Although Japan's road to the FIFA Women's World Cup was more arduous than many expected, their play-off victory over CONCACAF's third-placed side Mexico in March means the Nadeshiko can finally get down to the business of preparing for September's showpiece in China. Making amends for their fourth-place finish at last year's AFC Women's Championship, Japan recorded a 3-2 aggregate win over the Tricolor to secure their fifth straight finals' appearance and climb to ninth in the FIFA Women's World Ranking - their highest ever position.

The progress of the women's game in Japan has benefited greatly from an aggressive long-term development policy. The senior squad have been consistently impressive on both the continental and world stage, further boosting the standing of women's football domestically. It was after one of their most notable triumphs - a 3-0 win over powerful east Asian rivals Korea DPR in the 2004 Olympic qualifiers - that the team began being referred to as Nadeshiko, the Japanese word for the wild pink carnation that has come to symbolise the country's ideal woman.

The emergence of star midfielder Homare Sawa as a national celebrity has also added to the appeal of women's football in Japan, pushing the team and their results further into the spotlight. Sawa has racked up an eye-catching 60 international goals in her 118 senior appearances and has appeared in three previous FIFA Women's World Cups.

Though in no doubt that, in Sawa, he possesses a pivotal player, head coach Hiroshi Ohashi has assembled a strong and well-balanced squad whose main strength is its selfless teamwork. Every member of the group, whether old or young, starter or squad player, is capable of playing good positional football and linking up well with team-mates. As a result, Japan invariably prove adept at creating space and passing their way through oppositions' defences.

Come September, the Nadeshiko will be aiming to reverse a trend that has seen them fail to qualify for the last eight of a FIFA Women's World Cup since Sweden 95, prompting Ohashi and his charges to adopt the adidas slogan 'Impossible is nothing' as their team motto.

Japan's journey to China 2007 started off well enough as the side roared through a group containing China PR, Vietnam and Chinese Taipei with a perfect record at last July's AFC Women's Championship in Australia. Things then took a turn for the worse, with the team losing 2-0 to an impressive Australia side in the ensuing semi-final.

Having played poorly against the hosts, Japan had no margin for error when they then faced pre-tournament favourites Korea DPR for the tournament's last automatic finals' berth in the match for third place. However, with only two wins in their previous 11 meetings against perhaps their fiercest rivals, Japan knew they were in for a tough test.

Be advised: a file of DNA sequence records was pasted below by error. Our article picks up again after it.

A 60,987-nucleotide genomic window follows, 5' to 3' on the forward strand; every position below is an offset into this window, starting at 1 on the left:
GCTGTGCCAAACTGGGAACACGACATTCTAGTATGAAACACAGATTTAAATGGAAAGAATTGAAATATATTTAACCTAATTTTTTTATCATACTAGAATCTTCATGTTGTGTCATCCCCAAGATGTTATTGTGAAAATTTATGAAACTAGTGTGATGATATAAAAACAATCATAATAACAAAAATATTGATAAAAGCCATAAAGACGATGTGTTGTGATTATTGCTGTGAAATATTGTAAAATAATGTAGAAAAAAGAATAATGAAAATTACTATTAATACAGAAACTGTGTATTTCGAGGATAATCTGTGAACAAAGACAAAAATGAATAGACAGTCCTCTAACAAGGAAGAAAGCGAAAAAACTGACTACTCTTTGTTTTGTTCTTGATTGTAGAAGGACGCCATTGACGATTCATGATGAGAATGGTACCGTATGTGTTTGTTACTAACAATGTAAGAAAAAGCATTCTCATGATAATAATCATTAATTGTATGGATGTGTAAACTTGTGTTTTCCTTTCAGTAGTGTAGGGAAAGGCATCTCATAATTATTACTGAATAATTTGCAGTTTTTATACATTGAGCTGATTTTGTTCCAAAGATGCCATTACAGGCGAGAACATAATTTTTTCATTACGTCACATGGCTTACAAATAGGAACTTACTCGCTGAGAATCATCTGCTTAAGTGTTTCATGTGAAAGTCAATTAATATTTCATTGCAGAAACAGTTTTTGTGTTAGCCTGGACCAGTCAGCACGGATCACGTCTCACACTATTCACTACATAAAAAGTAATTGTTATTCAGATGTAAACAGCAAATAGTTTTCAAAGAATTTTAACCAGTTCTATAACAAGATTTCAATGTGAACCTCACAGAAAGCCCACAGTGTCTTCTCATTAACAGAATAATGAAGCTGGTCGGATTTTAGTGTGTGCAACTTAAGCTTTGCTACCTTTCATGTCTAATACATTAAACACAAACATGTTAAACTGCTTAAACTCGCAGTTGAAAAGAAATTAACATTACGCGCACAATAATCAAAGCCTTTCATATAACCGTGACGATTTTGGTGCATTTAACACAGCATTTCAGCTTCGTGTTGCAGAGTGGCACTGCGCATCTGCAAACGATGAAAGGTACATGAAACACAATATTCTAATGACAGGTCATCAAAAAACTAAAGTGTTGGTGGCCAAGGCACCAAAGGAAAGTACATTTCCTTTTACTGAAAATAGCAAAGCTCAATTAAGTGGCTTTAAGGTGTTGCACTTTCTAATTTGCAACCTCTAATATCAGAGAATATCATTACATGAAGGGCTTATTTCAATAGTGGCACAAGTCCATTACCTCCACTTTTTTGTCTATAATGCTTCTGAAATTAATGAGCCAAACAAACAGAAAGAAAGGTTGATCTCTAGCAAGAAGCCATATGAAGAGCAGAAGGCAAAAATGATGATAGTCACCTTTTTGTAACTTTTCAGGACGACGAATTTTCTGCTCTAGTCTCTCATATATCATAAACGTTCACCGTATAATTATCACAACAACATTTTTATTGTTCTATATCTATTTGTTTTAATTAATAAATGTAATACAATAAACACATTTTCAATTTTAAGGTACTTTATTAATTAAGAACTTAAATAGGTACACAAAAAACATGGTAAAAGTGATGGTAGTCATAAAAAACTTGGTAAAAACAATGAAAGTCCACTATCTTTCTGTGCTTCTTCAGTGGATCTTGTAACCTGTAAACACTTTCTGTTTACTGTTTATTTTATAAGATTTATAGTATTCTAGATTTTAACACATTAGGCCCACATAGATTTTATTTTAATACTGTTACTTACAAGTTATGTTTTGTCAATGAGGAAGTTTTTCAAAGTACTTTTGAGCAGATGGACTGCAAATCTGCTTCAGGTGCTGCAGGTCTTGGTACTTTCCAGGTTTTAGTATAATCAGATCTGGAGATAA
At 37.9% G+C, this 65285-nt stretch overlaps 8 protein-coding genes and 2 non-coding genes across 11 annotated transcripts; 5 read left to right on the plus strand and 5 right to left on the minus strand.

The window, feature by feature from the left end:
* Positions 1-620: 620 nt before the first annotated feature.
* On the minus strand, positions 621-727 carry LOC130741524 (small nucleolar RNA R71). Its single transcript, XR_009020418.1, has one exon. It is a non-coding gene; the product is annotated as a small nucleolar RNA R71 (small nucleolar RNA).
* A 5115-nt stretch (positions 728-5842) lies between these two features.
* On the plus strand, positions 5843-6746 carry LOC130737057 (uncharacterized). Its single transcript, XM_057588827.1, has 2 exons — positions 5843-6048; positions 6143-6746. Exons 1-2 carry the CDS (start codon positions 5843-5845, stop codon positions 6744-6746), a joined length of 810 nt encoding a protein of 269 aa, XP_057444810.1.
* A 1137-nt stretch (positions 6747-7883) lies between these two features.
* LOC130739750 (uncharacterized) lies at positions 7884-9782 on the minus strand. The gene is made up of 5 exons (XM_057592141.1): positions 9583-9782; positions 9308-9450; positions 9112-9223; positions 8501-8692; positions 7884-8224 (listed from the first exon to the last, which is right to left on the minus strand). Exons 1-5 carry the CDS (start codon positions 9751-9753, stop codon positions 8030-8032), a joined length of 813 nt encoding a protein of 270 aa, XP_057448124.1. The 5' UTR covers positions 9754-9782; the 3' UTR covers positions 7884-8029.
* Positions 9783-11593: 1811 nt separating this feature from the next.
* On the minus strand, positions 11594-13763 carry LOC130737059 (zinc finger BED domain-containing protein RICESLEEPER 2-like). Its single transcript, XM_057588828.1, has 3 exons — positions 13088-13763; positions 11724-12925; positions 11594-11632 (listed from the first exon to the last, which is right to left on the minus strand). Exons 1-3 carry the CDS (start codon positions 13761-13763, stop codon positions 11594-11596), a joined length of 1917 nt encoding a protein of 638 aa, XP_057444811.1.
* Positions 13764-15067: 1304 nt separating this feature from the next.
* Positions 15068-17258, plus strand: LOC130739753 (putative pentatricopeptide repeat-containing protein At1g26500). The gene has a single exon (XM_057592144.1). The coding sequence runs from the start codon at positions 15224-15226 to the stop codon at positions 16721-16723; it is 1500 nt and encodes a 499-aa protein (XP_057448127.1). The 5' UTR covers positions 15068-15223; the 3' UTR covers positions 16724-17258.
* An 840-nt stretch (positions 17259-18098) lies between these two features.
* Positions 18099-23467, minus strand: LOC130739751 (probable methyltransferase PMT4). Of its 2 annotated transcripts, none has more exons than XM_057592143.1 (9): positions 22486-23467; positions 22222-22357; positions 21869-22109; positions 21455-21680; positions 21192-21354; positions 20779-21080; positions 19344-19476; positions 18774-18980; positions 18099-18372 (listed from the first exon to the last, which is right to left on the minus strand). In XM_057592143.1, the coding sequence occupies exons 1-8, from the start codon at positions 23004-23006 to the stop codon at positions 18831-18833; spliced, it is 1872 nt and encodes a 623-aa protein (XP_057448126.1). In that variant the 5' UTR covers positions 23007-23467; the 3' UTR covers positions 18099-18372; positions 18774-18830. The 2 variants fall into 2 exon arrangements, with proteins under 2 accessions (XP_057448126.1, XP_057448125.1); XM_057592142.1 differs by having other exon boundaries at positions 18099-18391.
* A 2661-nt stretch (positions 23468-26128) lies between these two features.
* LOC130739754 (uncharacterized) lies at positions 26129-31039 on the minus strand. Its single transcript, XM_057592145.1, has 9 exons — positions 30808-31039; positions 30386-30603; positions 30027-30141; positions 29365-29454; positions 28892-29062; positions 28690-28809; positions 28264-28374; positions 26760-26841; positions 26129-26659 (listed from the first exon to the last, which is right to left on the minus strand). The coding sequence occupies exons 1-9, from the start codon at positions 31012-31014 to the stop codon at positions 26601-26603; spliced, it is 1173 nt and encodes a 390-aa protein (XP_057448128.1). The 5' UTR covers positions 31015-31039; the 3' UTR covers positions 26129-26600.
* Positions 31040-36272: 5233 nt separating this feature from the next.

Korea DPR lived up to their billing and played inspired football to build a sizable 3-0 lead in just 39 minutes. although Japan managed to get back into the game after pulling two goals back, Korea DPR held on, relegating the Nadeshiko to their second play-off against Mexico in consecutive FIFA World Cup qualifying campaigns

Approaching the play-off with renewed confidence, the squad again showed exemplary teamwork to win the first leg 2-0 in Tokyo. The return game, held at an intimidating altitude of 2600m in Toluca, proved as difficult as expected after Mexico went firmly on the offensive. However, Arakawa scored the opening goal after 11 minutes, enabling Japan to survive a difficult encounter with a 3-2 aggregate win and book their places at the FIFA Women's World Cup.

A proponent of tactical flexibility and strong teamwork, Hiroshi Ohashi has been consistently lauded since taking the reins of the Nadeshiko in November 2004. A one-time coaching instructor for the Japan Football Association, he also led the Japanese club INAS-FID during the 2001-2002 season. For the 2002 Asian Games, he was on the coaching staff of the Japanese women's team, and has also had a spell in charge of Singapore's Albirex Niigata.

FIFA Women's World Cup history:

  • Japan have appeared at every FIFA Women's World Cup, including the inaugural tournament in 1991.
  • Japan's best ever showing at a FIFA Women's World Cup was a quarter-final berth at Sweden 95.

What they said...
"Teamwork is our strongest point. In many ways, it's our reserve players and not our starters who determine the outcome of matches." - Hiroshi Ohashi, speaking before the play-off with Mexico.